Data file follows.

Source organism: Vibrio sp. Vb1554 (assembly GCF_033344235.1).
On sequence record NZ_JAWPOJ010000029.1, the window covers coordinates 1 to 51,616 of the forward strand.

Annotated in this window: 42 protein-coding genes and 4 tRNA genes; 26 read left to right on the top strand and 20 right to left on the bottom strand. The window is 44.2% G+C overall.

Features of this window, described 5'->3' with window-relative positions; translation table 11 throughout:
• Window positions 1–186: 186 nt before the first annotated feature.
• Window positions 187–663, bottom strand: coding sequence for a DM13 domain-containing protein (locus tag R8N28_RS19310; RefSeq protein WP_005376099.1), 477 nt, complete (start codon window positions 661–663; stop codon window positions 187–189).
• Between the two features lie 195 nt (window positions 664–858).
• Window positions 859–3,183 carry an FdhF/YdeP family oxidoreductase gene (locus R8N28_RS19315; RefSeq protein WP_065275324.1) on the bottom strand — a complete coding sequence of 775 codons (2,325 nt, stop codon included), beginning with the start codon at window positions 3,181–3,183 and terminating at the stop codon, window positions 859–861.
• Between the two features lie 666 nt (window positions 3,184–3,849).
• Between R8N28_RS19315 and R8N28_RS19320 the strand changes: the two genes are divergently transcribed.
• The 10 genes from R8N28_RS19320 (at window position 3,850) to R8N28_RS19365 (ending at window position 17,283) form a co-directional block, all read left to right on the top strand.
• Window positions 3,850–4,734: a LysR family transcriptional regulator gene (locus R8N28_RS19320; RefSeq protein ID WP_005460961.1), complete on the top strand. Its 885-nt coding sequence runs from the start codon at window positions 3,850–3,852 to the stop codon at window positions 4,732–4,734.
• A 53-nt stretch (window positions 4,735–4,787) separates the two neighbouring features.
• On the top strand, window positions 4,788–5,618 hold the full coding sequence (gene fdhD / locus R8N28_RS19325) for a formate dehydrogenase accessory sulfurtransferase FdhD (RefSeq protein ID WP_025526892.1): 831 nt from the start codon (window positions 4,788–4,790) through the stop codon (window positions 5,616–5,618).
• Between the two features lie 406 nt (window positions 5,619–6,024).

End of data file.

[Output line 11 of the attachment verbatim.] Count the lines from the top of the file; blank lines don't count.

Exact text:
• The 10 genes from R8N28_RS19320 (at window position 3,850) to R8N28_RS19365 (ending at window position 17,283) form a co-directional block, all read left to right on the top strand.